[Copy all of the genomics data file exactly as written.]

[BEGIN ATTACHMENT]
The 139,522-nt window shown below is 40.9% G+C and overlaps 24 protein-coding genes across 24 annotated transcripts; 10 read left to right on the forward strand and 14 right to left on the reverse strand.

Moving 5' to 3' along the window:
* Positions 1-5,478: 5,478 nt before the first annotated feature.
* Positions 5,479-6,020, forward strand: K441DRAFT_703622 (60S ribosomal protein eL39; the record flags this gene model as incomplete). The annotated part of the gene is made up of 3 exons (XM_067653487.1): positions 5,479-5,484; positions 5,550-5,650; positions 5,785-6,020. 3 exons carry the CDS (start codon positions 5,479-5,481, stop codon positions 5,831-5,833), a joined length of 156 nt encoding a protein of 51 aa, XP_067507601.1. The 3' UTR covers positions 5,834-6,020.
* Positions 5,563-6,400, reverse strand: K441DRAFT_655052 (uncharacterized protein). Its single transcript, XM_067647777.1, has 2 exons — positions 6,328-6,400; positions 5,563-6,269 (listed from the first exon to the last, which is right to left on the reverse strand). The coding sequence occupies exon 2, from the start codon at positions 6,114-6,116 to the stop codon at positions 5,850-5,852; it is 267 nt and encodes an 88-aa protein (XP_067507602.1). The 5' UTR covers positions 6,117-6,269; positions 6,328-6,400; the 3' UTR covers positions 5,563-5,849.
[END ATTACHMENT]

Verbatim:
The 139,522-nt window shown below is 40.9% G+C and overlaps 24 protein-coding genes across 24 annotated transcripts; 10 read left to right on the forward strand and 14 right to left on the reverse strand.

Moving 5' to 3' along the window:
* Positions 1-5,478: 5,478 nt before the first annotated feature.
* Positions 5,479-6,020, forward strand: K441DRAFT_703622 (60S ribosomal protein eL39; the record flags this gene model as incomplete). The annotated part of the gene is made up of 3 exons (XM_067653487.1): positions 5,479-5,484; positions 5,550-5,650; positions 5,785-6,020. 3 exons carry the CDS (start codon positions 5,479-5,481, stop codon positions 5,831-5,833), a joined length of 156 nt encoding a protein of 51 aa, XP_067507601.1. The 3' UTR covers positions 5,834-6,020.
* Positions 5,563-6,400, reverse strand: K441DRAFT_655052 (uncharacterized protein). Its single transcript, XM_067647777.1, has 2 exons — positions 6,328-6,400; positions 5,563-6,269 (listed from the first exon to the last, which is right to left on the reverse strand). The coding sequence occupies exon 2, from the start codon at positions 6,114-6,116 to the stop codon at positions 5,850-5,852; it is 267 nt and encodes an 88-aa protein (XP_067507602.1). The 5' UTR covers positions 6,117-6,269; positions 6,328-6,400; the 3' UTR covers positions 5,563-5,849.